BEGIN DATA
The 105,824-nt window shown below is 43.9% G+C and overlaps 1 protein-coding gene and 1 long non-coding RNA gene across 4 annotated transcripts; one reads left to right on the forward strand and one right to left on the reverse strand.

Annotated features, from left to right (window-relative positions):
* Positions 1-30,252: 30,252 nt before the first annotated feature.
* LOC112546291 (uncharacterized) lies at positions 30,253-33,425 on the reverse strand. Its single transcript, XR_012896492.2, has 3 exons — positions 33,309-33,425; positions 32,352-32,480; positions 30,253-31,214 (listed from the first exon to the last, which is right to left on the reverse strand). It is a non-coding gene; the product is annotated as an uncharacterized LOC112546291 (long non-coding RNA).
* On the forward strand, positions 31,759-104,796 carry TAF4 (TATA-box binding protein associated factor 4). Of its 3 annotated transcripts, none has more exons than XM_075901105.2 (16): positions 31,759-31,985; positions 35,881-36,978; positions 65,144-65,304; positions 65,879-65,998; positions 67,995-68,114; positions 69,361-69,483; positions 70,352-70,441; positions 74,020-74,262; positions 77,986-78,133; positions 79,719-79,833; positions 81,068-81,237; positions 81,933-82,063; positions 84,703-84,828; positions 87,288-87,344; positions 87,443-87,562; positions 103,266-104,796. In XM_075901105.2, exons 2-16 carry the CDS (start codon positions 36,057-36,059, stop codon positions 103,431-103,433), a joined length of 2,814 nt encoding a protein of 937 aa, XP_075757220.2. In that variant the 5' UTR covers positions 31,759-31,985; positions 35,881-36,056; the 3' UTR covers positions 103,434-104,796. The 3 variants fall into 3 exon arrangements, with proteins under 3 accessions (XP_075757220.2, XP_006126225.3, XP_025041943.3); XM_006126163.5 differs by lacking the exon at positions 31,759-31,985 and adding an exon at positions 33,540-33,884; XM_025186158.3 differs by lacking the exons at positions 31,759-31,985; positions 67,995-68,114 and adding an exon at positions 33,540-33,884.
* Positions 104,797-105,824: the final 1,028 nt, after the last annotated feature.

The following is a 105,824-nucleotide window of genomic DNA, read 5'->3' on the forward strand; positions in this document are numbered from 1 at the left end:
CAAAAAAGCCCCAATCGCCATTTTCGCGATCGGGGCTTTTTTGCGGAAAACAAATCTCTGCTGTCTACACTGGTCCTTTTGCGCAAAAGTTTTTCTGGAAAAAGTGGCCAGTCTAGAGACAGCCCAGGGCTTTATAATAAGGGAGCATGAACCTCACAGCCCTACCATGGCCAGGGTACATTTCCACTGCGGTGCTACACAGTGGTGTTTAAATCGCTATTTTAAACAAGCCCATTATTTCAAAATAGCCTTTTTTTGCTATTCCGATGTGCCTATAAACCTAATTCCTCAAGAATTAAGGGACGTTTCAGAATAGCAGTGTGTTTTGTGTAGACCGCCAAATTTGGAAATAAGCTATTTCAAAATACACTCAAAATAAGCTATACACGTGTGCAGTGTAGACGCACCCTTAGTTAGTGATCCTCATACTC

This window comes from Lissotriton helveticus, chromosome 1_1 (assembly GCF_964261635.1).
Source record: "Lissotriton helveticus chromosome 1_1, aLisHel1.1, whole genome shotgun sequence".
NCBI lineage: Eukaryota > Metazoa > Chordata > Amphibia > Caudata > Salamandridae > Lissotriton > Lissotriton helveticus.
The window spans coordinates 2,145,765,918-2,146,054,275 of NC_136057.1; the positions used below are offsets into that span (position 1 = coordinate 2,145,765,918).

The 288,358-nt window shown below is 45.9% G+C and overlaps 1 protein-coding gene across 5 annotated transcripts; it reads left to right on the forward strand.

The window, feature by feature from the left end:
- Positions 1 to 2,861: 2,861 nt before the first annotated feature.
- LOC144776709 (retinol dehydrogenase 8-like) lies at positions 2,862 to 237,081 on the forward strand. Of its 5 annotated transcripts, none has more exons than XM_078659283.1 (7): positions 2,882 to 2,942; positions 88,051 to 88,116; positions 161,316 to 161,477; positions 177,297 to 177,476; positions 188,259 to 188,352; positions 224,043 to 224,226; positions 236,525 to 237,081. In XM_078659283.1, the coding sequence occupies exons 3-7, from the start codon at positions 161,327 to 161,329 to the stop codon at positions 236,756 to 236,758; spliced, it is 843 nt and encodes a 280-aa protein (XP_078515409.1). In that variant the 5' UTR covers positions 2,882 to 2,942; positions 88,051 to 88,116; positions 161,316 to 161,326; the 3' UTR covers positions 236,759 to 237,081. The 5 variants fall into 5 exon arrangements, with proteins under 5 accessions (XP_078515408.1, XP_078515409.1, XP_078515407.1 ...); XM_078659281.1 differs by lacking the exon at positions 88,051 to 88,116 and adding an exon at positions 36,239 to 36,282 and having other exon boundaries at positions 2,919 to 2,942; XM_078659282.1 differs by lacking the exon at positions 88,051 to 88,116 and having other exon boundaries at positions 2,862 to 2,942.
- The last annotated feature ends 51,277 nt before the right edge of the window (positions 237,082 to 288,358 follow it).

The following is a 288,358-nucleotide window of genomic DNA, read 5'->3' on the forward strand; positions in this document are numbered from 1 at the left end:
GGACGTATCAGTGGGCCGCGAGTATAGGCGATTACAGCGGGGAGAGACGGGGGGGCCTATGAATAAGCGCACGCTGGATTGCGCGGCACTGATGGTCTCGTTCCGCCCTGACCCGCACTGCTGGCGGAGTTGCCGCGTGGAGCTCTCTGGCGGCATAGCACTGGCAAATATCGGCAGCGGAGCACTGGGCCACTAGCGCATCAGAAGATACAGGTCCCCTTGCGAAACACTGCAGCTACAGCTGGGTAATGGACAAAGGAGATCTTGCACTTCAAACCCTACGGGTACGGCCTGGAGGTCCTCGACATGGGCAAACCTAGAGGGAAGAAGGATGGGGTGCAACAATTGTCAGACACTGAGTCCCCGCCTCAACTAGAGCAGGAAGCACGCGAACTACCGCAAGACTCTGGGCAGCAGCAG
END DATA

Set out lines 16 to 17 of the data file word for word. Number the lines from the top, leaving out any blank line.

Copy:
- LOC144776709 (retinol dehydrogenase 8-like) lies at positions 2,862 to 237,081 on the forward strand. Of its 5 annotated transcripts, none has more exons than XM_078659283.1 (7): positions 2,882 to 2,942; positions 88,051 to 88,116; positions 161,316 to 161,477; positions 177,297 to 177,476; positions 188,259 to 188,352; positions 224,043 to 224,226; positions 236,525 to 237,081. In XM_078659283.1, the coding sequence occupies exons 3-7, from the start codon at positions 161,327 to 161,329 to the stop codon at positions 236,756 to 236,758; spliced, it is 843 nt and encodes a 280-aa protein (XP_078515409.1). In that variant the 5' UTR covers positions 2,882 to 2,942; positions 88,051 to 88,116; positions 161,316 to 161,326; the 3' UTR covers positions 236,759 to 237,081. The 5 variants fall into 5 exon arrangements, with proteins under 5 accessions (XP_078515408.1, XP_078515409.1, XP_078515407.1 ...); XM_078659281.1 differs by lacking the exon at positions 88,051 to 88,116 and adding an exon at positions 36,239 to 36,282 and having other exon boundaries at positions 2,919 to 2,942; XM_078659282.1 differs by lacking the exon at positions 88,051 to 88,116 and having other exon boundaries at positions 2,862 to 2,942.
- The last annotated feature ends 51,277 nt before the right edge of the window (positions 237,082 to 288,358 follow it).